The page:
Kuala Lumpur, like most Asian capitals, is a sprawling metropolis spanning miles in every direction. For anyone new to the city, it might feel overwhelming or even impossible to get your bearings. As our bus parked at KL Sentral Station, I was in awe at the massive hub that I had just been dropped off at.
It was Grand Central Station on crack. Different trains and buses go all over the city. Even though mine was only one stop away via LRT, it took me maybe 20 minutes just to navigate the chaotic maze. KL can be tough, especially when you don’t know what to do or where to stay.
For a traveler looking for all of the best that Kuala Lumpur has to offer, the best place to stay would be near Jalan Alor and Bukit Bintang. While many people come to Kuala Lumpur to see the Petronas Twin Towers, Batu Caves, and Chinatown, one shouldn’t revolve their entire time around a few attractions. Most people will say that you don’t need more than three days in Malaysia’s capital. I like to think that those people aren’t staying in the right areas.
Jalan Alor is a large street lined with restaurants covering seemingly every South East Asian country. I sat down at a Thai place before thinking how much I wanted to also grab a Banh Mi from the Vietnamese place across from me. Next door to that was a Cambodian place offering one of my favorite dishes in the world, luc lac beef. You’ll find anything from authentic food stalls to some of Kuala Lumpur’s most famous restaurants.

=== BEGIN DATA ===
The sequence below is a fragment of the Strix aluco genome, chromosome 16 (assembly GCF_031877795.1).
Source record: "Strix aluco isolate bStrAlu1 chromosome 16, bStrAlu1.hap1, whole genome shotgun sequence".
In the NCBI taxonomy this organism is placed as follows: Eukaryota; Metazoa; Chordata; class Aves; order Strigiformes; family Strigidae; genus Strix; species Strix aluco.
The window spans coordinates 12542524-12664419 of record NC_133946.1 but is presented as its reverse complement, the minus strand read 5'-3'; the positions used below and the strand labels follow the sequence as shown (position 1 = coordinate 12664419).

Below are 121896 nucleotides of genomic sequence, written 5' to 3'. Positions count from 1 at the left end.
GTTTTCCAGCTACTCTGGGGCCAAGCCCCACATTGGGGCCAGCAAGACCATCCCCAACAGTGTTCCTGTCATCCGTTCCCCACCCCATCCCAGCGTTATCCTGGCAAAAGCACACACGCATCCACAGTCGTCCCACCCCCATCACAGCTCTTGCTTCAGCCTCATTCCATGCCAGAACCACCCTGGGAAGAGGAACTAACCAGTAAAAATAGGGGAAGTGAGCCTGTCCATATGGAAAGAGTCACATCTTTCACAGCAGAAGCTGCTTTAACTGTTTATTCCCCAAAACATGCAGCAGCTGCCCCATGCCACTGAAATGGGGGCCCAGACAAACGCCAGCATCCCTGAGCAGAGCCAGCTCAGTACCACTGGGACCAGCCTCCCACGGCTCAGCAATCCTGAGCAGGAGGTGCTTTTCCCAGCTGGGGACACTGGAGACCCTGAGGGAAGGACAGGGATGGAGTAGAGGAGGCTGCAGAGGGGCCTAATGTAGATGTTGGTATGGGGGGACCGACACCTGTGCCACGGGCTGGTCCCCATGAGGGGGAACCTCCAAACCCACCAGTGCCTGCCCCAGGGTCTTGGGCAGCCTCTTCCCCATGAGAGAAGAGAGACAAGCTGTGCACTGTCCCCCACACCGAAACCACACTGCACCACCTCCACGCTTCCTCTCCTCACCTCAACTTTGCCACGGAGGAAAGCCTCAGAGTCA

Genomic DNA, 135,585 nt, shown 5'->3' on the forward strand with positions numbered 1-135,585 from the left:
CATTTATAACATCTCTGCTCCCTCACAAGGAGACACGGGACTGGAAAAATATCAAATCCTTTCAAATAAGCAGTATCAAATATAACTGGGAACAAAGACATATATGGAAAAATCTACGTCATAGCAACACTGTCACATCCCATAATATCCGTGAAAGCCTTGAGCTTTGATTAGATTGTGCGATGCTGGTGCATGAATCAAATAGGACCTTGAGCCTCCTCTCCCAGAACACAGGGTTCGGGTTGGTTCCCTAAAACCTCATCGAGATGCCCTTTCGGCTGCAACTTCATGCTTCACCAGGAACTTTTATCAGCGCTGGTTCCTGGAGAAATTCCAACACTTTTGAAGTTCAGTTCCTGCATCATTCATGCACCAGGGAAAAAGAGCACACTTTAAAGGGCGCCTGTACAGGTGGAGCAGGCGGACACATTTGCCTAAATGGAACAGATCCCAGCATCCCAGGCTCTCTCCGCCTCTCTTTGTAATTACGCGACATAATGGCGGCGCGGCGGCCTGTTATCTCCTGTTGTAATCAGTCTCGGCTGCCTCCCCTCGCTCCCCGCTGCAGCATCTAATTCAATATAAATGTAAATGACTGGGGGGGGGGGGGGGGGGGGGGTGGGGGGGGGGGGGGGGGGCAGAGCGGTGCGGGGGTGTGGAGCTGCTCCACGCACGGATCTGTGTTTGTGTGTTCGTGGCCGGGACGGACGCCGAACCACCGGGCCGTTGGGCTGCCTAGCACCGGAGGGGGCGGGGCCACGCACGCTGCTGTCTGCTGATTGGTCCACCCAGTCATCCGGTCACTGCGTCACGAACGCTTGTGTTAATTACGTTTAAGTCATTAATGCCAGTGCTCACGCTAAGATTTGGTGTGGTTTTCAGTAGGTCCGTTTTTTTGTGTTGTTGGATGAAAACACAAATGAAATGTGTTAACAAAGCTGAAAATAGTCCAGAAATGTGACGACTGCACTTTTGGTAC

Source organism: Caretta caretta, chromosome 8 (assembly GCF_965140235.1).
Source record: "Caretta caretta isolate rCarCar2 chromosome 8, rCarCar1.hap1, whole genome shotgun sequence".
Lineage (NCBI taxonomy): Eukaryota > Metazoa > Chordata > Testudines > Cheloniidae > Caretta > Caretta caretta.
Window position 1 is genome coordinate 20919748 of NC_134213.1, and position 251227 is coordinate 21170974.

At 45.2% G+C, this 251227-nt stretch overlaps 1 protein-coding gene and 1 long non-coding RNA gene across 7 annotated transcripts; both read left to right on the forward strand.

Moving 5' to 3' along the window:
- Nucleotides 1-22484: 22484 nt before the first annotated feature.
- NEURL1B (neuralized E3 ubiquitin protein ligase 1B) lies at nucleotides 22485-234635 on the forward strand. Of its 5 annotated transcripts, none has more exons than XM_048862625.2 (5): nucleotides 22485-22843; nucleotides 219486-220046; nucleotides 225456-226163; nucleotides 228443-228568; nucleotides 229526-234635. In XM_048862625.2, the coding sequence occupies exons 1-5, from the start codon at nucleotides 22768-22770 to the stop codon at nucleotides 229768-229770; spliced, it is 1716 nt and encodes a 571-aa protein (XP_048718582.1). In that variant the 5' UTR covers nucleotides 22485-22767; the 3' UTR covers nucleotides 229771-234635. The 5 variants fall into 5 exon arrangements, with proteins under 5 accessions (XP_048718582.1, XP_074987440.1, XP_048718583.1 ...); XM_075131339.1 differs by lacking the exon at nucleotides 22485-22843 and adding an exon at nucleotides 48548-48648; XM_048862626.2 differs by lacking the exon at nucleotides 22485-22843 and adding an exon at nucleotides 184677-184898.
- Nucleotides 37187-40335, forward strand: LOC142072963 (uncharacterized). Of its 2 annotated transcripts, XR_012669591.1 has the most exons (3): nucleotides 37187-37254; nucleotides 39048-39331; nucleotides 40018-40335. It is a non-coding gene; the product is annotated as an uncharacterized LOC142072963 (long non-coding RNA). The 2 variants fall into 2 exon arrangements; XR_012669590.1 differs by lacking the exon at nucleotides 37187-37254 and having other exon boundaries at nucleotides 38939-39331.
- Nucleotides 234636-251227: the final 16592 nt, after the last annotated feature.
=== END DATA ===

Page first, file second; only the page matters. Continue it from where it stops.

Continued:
What else does this region of KL offer? The best nightlife in all of Malaysia. Changkat Bukit Bintang is a street filled with the most exciting bars in KL. Opium, Zion, and Zouk are all in this area and are favorites of both locals and travelers.
Cheap accommodation is everywhere within walking distance of Jalan Alor and Bukit Bintang. Hostels, guesthouses, and budget-friendly hotels are easy to find.
For backpackers who have been to Thailand, I would equate this to a cleaner, classier Khaosan Road. The party is unbeatable. The food and drinks will be flowing all night. The area is actually clean and isn’t paved with endless stores selling the same tourist-wares.
The area is within walking distance of Chinatown, KL Tower, Bukit Nanas Forest Reserve, and a few of KL’s popular museums. Public transportation is also very close to the area, with Bukit Bintang station and Plaza Rakyat station within 5-minutes walk. A free bus also circles around the area, picking up at Bukit Bintang and dropping off at a number of popular spots in Kuala Lumpur.
The region has a lot of character, further increased by the development of street art to liven up the older alleyways. For travelers looking to experience the excitement rather than just the sights, this is the place to be.